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At 01:47 PM 1/17/2000 +1100, Steve wrote:
>I believe that the level of innovation in the Soviet system could have been
>a lot higher than it was, if for instance it had been institutionalised in
>the same fashion that electrification or the expansion of heavy industry was.
Your examples point to one of the problems because they were cases of
extensive development and the issue here is one of intensive development.
The innovation decision in fact was institutionalised in this way---
centred in research institutes. The problem, though, was getting those
potential innovations introduced in individual productive units (i.e., made
real). What existing firm would want to accept the honour of introducing
the innovation when bonuses/premia were primarily tied to making the annual
output targets (which could be negatively affected by new methods)?
According to Joseph Berliner in his book on the innovation decision, the
problem was that the bonus/premium reward associated with accepting
innovations generally was too low with the result that firms avoided these;
in contrast, where the bonuses set were high, they competed to introduce
specific innovations. The problem comes back to the existence of an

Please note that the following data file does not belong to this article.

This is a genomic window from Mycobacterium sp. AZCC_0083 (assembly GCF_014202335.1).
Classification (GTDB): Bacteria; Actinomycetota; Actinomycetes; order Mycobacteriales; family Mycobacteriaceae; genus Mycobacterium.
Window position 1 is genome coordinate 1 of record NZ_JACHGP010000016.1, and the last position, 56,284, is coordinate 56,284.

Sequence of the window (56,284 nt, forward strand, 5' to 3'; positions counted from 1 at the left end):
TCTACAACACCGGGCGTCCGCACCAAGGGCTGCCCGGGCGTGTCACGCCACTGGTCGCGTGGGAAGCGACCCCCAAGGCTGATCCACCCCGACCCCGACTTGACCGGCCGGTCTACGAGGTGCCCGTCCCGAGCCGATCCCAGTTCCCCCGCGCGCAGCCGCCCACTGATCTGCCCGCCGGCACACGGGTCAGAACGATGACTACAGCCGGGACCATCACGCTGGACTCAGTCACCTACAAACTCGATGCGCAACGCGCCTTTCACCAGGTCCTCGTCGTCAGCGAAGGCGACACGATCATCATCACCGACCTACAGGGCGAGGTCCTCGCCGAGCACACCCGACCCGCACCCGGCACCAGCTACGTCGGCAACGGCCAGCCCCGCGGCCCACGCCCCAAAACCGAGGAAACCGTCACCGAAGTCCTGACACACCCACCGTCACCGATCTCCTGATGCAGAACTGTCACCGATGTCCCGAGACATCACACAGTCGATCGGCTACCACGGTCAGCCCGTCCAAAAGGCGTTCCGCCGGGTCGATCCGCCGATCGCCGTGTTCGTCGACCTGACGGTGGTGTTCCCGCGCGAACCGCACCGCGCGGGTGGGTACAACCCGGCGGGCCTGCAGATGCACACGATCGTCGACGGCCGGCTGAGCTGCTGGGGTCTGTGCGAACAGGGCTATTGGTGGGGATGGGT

administrative mechanism which treated achievement of annual production
targets as the highest priority--- an administrative mechanism whose
relation to socialism is rather elusive.
>Kornai puts a very serious argument forward that the de facto mechanisms of
>a socialist economy do not provide the incentives to commit economic
>resources to innovation, whereas the de facto mechanisms of a capitalist
Kornai did contend in his early works (eg., Economics of Shortage) that
such phenomena flowed simply from a shortage economy (and that the
socialist economy inherently is a shortage economy). However, his argument
(and this interpretation) is, IMO completely undermined by his own
subsequent work, The Socialist System, which roots all tendencies of the
system in the "genetic program" given by the Marxist-Leninist Party in
power. He argues, in fact, that he had not changed his position but was now
(ie., after 1989) able to explore the deep roots of the tendencies he had
>I can appreciate the desire to defend socialism against an apparent attack.
>This is not one. Kornai would, I think, describe himself as a socialist.
At one point, he would have; however, he shifted significantly from the
50s through the 90s.
Michael A. Lebowitz
Simon Fraser University
Burnaby, B.C., Canada V5A 1S6
Office: Phone (604) 291-4669
Fax (604) 291-5944
Home: Phone (604) 872-0494
Fax (604) 872-0485
Lasqueti Island: (250) 333-8810
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